To apply to be a participant in the STAG Course and a CIT this summer all you have to do is fill out this electronic application. There will be two participant information meetings (both starting at 7:00 PM):

  1. May 17th in Chelmsford, MA, at Trinity Lutheran Church (170 Old Westford Rd)
  2. May 19th at New England Base Camp (411 Unquity Rd. Milton, MA)

Don’t miss out on this once in a lifetime opportunity to live the adventure at the Northern NeXus.

Creating Engagement for Scouting and Families

Submitted by Chuck Eaton, Scout Executive and CEO

Somewhere along the way I realized I have to embrace the fact that I am a crusader. For all the good and the bad that term implies – I am not rational. I am irrationally dedicated to making Scouting Thrive. It is way more than my hashtag, or my job, it’s been my life’s mission. The short hand is that parents and kids of this generation deserve the same quality experiences of previous generations and we all need the benefits that come from raising a generation of character.

The crusade is to make Scouting Thrive – I am so excited about the future! Please save the date May 3rd 7PM at EDCO. Share this link and tell your friends. If you can’t attend – log in and watch it, ask questions and participate on line. Let’s work together to provide the council and the programs this generation of Scouts deserve! ‪#‎ScoutingTHRIVES

Participate NOW, by filling out this form and sharing with PARENTS and LEADERS in your UNIT.

Can’t attend in person – please participate on the 3rd from your computer via live stream (the event will also be archived). Thanks to the Key Foundation for providing the internet broadcasting technology!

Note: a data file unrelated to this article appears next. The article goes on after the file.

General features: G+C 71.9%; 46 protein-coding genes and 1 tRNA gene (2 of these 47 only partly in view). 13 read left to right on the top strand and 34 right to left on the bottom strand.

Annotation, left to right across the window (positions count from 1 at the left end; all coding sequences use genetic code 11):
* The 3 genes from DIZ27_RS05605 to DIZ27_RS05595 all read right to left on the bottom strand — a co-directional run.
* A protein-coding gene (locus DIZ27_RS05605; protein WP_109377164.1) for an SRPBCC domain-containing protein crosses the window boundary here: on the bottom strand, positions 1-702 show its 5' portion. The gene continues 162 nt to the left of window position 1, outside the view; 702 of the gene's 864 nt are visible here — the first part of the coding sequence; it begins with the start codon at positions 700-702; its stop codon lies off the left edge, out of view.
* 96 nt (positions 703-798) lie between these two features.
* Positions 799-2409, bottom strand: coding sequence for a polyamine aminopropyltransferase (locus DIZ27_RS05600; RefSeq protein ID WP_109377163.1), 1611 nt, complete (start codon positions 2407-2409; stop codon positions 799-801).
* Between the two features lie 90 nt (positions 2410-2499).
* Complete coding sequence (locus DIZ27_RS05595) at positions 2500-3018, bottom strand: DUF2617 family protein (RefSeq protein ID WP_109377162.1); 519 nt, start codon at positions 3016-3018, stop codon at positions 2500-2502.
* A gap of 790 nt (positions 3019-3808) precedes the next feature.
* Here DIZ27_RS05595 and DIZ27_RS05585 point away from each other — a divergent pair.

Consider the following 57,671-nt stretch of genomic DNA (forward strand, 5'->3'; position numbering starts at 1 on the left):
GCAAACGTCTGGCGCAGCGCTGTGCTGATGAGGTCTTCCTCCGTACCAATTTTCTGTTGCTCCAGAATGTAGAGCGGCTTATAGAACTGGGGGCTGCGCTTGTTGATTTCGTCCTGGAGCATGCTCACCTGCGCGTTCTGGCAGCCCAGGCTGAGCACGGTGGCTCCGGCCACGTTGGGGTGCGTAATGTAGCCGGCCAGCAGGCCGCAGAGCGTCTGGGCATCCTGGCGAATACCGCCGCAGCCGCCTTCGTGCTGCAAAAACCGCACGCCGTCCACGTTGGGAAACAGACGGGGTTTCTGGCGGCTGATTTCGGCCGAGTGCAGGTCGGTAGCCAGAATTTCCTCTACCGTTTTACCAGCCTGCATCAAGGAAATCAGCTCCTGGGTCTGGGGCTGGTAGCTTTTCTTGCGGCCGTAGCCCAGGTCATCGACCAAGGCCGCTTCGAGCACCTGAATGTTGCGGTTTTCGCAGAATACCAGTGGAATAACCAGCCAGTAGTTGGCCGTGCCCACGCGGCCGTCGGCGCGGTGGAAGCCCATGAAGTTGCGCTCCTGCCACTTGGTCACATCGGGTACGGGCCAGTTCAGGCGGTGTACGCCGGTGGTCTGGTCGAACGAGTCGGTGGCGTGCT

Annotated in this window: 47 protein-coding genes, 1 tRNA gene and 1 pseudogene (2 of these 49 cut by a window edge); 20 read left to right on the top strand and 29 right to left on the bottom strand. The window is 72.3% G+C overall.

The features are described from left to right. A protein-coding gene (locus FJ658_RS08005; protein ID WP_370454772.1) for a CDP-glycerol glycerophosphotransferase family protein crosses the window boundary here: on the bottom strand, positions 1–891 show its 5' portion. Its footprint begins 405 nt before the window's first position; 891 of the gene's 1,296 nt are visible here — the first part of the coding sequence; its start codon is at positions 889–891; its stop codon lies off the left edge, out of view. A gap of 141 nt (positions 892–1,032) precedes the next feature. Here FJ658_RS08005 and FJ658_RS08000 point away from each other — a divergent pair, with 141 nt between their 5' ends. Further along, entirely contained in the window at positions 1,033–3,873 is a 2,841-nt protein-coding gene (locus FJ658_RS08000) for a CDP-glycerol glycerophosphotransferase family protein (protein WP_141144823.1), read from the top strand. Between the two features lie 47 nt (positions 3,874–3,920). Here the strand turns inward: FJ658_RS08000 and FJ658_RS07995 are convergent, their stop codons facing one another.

The program is brilliant, yet the organization has struggled for almost 50 years. The bigger the struggle the more energy (time, money, effort) will be required to repair the problems. Success of the council only matters when it impacts the life of a Scout.

The most rational people involved in the BSA are the folks (typically parents and unit leaders) who understand the program’s value for youth, they have an altruistic calling and they put the program to work for their child and the kids in their neighborhood. They keep all “the council stuff” at arm’s length and take the support they need were they can get it. Sadly, there are less of those folks every year. The council NEEDS to be an active partner – not a bureaucratic entity to be tolerated.

I’m told my crusade is most evident in the techniques and tenacity I employ when I attempt to un-earth the core of a problem. I flatly refuse to accept mediocrity or partial answers – yet from time to time I’m forced to tolerate it and ask others to tolerate it TEMPORARILY as we dig deeper. I ask us collectively to look the problems in the eye, socialize answers and ultimately sequence and enact the answers. This takes time.

Here is an example: For 20 years I hear people say “the Boy Scouts should do more marketing” and for 20 years the organization replies “We’ve done a ton of marketing and it’s too expensive, and non-effective, therefore we think that’s a local responsibility.” That’s NOT the answer – nor is it really the right question. Every organization in America that thrives and grows uses some type of marketing and PR. Who are we to think we can grow without it? Everyone involved in our conversation is motivated to help Scouting, yet these two statements create an impasse. In short no one is wrong – yet no one is right, so in the meantime Scouting limps along. My crusade compels me to unwind the situation. To understand the complexities I throw myself into marketing efforts and opportunities, I learn about PR so I can finally address the situation with the right context. I know that seems like a simple starting point, but it turns out our paradigm doesn’t allow the discussion to start with that sentiment. Therefore it’s very difficult to ever develop a solution. On May 3rd we’ll share the detailed plans.